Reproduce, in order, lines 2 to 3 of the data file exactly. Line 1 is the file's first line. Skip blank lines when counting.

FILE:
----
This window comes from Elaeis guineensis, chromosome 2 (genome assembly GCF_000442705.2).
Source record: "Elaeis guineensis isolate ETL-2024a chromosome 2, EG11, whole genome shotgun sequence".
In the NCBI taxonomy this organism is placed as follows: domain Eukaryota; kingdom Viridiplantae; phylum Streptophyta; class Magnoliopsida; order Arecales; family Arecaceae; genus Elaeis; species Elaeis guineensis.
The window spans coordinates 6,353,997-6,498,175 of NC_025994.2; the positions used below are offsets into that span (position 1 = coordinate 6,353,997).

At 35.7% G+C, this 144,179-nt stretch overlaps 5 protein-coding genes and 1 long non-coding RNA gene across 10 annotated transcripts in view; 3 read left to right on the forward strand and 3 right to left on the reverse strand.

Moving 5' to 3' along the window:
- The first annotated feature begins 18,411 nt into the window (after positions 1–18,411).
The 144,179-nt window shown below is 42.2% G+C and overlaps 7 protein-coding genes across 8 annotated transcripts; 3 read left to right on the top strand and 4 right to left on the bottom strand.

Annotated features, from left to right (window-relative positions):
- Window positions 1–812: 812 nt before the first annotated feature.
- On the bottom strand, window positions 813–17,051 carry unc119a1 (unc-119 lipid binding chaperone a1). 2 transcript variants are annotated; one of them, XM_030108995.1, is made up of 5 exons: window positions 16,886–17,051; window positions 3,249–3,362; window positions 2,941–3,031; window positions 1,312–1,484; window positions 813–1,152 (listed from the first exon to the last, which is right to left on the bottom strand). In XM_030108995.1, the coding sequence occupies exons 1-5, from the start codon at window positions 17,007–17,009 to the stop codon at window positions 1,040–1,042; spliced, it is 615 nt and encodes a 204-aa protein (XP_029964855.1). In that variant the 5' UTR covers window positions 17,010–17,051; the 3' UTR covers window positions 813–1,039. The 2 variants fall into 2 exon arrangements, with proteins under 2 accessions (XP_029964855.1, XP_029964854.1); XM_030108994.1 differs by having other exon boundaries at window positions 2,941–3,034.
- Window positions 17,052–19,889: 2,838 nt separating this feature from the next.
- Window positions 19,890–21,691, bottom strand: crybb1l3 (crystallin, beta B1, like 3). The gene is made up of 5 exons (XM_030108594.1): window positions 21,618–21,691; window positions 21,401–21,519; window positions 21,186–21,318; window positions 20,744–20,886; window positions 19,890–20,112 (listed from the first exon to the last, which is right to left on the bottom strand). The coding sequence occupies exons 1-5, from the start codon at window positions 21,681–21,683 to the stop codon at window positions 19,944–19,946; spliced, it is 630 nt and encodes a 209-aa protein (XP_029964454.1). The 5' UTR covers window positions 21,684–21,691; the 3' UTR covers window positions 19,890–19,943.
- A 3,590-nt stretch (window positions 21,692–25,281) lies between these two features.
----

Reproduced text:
Source record: "Elaeis guineensis isolate ETL-2024a chromosome 2, EG11, whole genome shotgun sequence".
In the NCBI taxonomy this organism is placed as follows: domain Eukaryota; kingdom Viridiplantae; phylum Streptophyta; class Magnoliopsida; order Arecales; family Arecaceae; genus Elaeis; species Elaeis guineensis.